NEWSWEEK COVER: The Most Dangerous Man in Iraq

Profile of Moqtada al-Sadr Shows U.S. Hesitancy, Missteps and Confusion in

Dealing with the Radical Cleric

Paul Bremer: 'I First Wanted to Go After Him When He Had Probably Fewer

Than 200 Followers. I Couldn't Make it Happen ... '

Nov 26, 2006, 00:00 ET from Newsweek

    NEW YORK, Nov. 26 /PRNewswire/ -- American soldiers who patrol Moqtada
 al-Sadr's turf in Baghdad understand the extent of his power, which isn't
 obvious to the untrained eye. They can spot his men. "They look like
 they're pulling security," First Lt. Robert Hartley, tells Newsweek in the
 current issue's cover story about the Shiite cleric. Hartley plays cat and
 mouse with Mahdi Army in the Iraqi capital. The Sadrists use children and
 young men as lookouts. When GIs get out of their Humvees to patrol on foot,
 one of the watchers will fly a kite, or release a flock of pigeons. Some of
 Sadr's people have even infiltrated top ranks of the Iraqi police. Captain
 Tom Kapla says he knows who they are: "They look at you, and you can tell
 they want to kill you."
     (Photo: )
     More than anyone, Sadr, leader of the Mahdi Army, personifies the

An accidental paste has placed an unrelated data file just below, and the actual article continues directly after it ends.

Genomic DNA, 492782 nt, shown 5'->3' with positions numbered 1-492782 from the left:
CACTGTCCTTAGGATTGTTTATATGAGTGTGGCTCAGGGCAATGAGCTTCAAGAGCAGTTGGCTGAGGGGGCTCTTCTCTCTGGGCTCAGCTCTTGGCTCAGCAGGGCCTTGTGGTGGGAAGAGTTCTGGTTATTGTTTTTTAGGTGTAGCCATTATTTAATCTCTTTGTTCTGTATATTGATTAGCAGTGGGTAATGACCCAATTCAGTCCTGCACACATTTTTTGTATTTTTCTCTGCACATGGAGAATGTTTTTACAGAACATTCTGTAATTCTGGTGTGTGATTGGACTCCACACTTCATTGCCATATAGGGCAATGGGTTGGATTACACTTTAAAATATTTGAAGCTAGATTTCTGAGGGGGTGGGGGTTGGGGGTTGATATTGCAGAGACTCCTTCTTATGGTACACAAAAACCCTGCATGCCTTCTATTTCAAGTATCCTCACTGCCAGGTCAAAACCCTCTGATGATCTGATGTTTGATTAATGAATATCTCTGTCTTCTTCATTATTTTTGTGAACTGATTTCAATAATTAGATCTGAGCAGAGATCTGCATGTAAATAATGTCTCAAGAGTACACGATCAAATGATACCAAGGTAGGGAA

dilemma Washington faces: If American troops leave Iraq quickly, militia
 leaders like Sadr will be unleashed as never before, and full-scale civil
 war could follow. But the longer the American occupation lasts, the less
 popular America gets -- and the more popular Sadr and his ilk become. In
 the December 4 Newsweek cover, "The Most Dangerous Man in Iraq" (on
 newsstands Monday, November 27), a team of correspondents profile Sadr,
 examining his background and how he grew to be as popular -- and dangerous
 -- as he is today in Iraq.
     Newsweek reports that the story of the U.S. confrontation with Moqtada
 al-Sadr is, in many ways, the story of American folly in Iraq. It's a story
 of ignorance and poor planning, missteps and confusion. Key policymakers
 often disagreed about the importance of Sadr and about how to deal with
 him. The result was half-measures and hesitation. But the story isn't just
 about past failures. It also contains lessons -- and warnings -- about the
     In August 2003, there was a plan to arrest Sadr, after an Iraqi judge
 had secretly issued a warrant for him in connection with the murder of an
 Iraqi exile who had helped the U.S. "The pivotal moment was Aug. 19, 2003,"
 Dan Senor, a senior official in the Coalition Provisional Authority at the
 time, tells Newsweek. "We were down to figuring out the mechanisms of
 ensuring that the operation was seen as Iraqi, executed on an Iraqi arrest
 warrant. I remember it was late afternoon and we had just received a
 snowflake from [U.S. Defense Secretary Donald] Rumsfeld ... with nine
 different questions, rehashing how we were going to do this, to make sure
 it was not seen as an American operation." (A "snowflake" was a Rumsfeld
     Suddenly word came that insurgents had detonated a massive truck bomb